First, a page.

Bipartisanship key in renewing historically successful Violence Against Women Act
First enacted in 1994 and then reauthorized in 2000 and 2005, the Violence Against Women Act has been an instrumental piece of legislation for improving criminal justice and community-based responses to domestic violence, dating violence, sexual assault and stalking in the U.S.
The National Domestic Violence Hotline was also established with the authorization of this act. It has answered more than 3 million calls and receives more than 22,000 calls every month, according to the White House fact sheet for VAWA.
From 1993 to 2007, the rate of intimate partner homicides of females decreased 35 percent and the rate of intimate partner homicides of males decreased 46 percent.
Now every state has passed laws to make stalking a crime.
However, VAWA expired in 2011.
In 2012, the House of Representatives and the Senate were unable to reconcile their different versions of the bill, and it was never passed.
Now that it is up for reauthorization again, the debate has shifted to provisions that would provide greater protection for a wider range of people. Just last week, the Senate voted for reconsideration of the bill and it is currently up for debate in the House.
These added provisions would be extremely beneficial in making this act not only broader but also more effective, as it would cover more women who need protection.
But these provisions cannot pass without bipartisan cooperation.
These proposed expansions would include coverage for illegal immigrants, LGBT members and American Indians. Tribal courts would be given greater authority to prosecute non-American Indians who commit crimes against American Indian women on tribal lands.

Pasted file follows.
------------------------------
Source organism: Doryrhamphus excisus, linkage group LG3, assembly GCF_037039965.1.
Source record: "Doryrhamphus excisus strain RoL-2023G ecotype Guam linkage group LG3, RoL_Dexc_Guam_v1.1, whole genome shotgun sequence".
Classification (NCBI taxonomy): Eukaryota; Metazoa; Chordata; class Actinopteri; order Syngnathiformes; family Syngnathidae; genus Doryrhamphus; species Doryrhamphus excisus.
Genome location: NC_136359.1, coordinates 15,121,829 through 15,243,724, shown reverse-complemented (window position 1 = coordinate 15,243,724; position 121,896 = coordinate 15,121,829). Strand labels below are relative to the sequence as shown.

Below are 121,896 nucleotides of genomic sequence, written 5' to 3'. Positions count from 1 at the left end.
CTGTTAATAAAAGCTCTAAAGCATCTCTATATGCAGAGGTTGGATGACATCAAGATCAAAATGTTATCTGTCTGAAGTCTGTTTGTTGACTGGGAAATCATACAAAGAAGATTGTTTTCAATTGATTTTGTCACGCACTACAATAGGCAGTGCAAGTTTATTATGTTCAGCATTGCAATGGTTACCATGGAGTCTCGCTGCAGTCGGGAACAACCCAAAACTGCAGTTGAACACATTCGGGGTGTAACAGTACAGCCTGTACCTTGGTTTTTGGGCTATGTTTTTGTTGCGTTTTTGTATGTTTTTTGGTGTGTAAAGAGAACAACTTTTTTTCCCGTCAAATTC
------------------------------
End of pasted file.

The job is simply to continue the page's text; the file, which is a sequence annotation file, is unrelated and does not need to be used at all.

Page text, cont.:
Another important addition to the bill is a renewal of the Trafficking Victims Protection Act. This would make penalties for sex traffickers stricter, as well as better protect trafficking victims, according to the New York Times.
However, this provision has become controversial, especially with Republicans, due to the Obama administration’s insistence that contractors afford victims access to a full range of reproductive health services under the act.
Republicans may see these provisions as a mere tactic by Democrats to continue claiming that Republicans are “anti-woman,” and some conservatives feel the act does very little to help the issue while overextending the federal government’s reach.
But political affliations shouldn’t be the sole factor in deciding if this act is renewed or not.
Politicians should look at the program as a whole to see if it has been successful.
From 1993 to 2010, partner violence declined by 67 percent. There has been an increase in the number of victims who report abuse to police. The lives the act has saved, and the number of women who were able to get help when they needed it speak louder than any partisan debate.
This act encompasses many different types of violence against women and would provide all women with necessary resources and protection. If Republicans want to shed their sexist image, they should pass the act in order to truly help all the women in our society.
– Razanne Chatila is a journaism sophomore. She can be reached at email@example.com or on Twitter via @WildcatOpinions.